THERE'S something curious about the weight of conventional wisdom driving the argument that Donegal are certainties to land the All-Ireland title for the second time tomorrow.
They have been backed down to 4/9 favourites, with Mayo at 5/2, a market which shows that the public are unwavering in the belief that Jim McGuinness' squad are unstoppable.
Yet, if Dublin had succeeded in their frantic recovery attempt in the semi-final and edged out Mayo, they would start as favourites to win the two-in-a-row tomorrow. That inherent contradiction points to a lack of trust among the broader community in Mayo's capacity to sustain, let alone enhance, the efficiency levels which took them to the final.
Two embarrassing wipe-outs in the 2004 and 2006 finals and four close but ultimately unsuccessful calls in 1989, '96 (draw and replay) and 1997 have left Mayo with the unwelcome tag of All-Ireland chokers -- hence the absence of belief that they will deliver tomorrow.
How relevant is that? David Clarke, Keith Higgins, Alan Dillon and Barry Moran are the only four of tomorrow's starting 15 who played against Kerry in 2006 so, essentially, this is a new Mayo team. Why then should they be associated in any way with past failures? That message will have been pumped into their bloodstreams by James Horan in recent weeks.
Donegal have been on a constant drip-feed of confidence and conviction since Jim McGuinness took over as manager two years ago and with their graph rising ever since, it's easy to understand why so many people believe they won't be stopped tomorrow.
Eleven wins from 12 championship games since May 2011 is a very impressive haul, something never previously achieved by a Donegal team. There were mitigating circumstances, too, for Donegal's defeat by Dublin in last year's semi-final in that they lost Karl Lacey, arguably the best defender in the game at present, in the third quarter. It was from there on that Dublin began to find space through Donegal's previously ultra-secure channels.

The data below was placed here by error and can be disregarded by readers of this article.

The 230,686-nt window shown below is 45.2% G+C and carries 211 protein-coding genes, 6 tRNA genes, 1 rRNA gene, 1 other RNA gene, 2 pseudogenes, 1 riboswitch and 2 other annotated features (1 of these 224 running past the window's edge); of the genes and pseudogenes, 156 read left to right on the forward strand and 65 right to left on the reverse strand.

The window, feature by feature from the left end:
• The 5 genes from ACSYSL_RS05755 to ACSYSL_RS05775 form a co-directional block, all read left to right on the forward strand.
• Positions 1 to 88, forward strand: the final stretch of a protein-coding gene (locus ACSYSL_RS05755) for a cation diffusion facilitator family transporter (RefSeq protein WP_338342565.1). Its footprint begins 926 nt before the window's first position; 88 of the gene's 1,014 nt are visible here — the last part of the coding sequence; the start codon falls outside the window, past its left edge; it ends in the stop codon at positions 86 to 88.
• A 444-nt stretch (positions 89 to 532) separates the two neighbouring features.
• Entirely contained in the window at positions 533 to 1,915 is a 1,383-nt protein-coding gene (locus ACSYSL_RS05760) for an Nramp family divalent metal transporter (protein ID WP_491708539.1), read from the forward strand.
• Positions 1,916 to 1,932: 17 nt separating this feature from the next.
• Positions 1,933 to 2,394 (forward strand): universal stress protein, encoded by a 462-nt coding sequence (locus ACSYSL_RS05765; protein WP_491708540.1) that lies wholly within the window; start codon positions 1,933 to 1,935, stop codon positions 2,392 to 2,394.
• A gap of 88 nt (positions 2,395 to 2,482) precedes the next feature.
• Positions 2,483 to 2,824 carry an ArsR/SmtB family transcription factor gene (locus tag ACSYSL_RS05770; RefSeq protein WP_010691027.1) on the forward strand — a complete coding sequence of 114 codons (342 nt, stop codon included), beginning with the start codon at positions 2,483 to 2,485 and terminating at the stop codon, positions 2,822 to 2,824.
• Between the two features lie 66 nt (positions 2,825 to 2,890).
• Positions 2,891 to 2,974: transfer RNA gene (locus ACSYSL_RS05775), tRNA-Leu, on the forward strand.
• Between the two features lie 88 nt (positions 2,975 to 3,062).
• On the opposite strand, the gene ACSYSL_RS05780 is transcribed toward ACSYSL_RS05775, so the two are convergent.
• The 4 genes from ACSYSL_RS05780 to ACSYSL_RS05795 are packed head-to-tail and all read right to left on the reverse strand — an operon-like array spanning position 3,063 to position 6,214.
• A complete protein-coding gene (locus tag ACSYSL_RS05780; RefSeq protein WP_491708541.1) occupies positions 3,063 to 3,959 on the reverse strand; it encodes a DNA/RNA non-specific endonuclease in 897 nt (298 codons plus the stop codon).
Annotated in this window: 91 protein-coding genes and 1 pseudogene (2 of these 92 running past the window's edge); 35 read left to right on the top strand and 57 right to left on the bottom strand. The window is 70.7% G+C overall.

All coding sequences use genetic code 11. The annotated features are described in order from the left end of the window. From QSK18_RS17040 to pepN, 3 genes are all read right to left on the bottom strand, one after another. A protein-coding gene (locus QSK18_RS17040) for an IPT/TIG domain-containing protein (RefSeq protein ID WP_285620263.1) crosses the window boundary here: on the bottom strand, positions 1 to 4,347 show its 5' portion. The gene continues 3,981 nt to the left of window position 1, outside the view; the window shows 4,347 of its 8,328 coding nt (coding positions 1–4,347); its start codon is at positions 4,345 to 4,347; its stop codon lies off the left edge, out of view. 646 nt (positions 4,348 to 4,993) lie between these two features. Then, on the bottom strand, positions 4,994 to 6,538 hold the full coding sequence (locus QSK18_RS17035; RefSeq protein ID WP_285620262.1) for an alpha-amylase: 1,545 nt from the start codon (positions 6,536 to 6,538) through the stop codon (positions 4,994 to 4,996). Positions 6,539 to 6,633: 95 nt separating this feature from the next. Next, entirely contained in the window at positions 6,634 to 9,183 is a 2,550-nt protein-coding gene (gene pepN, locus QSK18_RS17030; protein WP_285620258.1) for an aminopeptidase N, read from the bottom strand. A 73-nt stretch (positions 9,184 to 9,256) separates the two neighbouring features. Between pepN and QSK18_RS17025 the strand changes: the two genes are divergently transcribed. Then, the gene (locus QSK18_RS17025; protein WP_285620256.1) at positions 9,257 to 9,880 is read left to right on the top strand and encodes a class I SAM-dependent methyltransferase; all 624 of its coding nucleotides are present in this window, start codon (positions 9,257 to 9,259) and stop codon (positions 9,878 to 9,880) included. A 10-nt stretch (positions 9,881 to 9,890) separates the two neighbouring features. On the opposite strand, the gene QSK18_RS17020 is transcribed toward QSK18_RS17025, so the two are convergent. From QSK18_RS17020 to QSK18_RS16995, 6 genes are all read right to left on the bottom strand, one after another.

Among Donegal's victims this year were Cork, Kerry and Tyrone, who between them won eight of the nine previous All-Ireland titles. That's inspiring form, even if the trio have dipped from the heights attained in their title-winning seasons.
Still, All-Irelands are won by beating the opposition that presents itself, not comparisons with previous challengers, so Donegal have every reason to take real confidence into tomorrow's clash.
There are, however, areas of concern. The main one centres on how the Donegal players will handle their hot favourites' rating. In theory, it shouldn't matter, but this is brand new territory for them.
Indeed, it's the first time since 1998 that a team which hadn't won the All-Ireland for a long time started at such tight odds. Back then, Kildare, who had beaten Kerry, Meath and Dublin -- the three previous All-Ireland winners -- were regarded as certainties to beat Galway, but came up well short.
Kildare manager Mick O'Dwyer has always believed that the hype which swept through the county in the weeks before the final drained the players.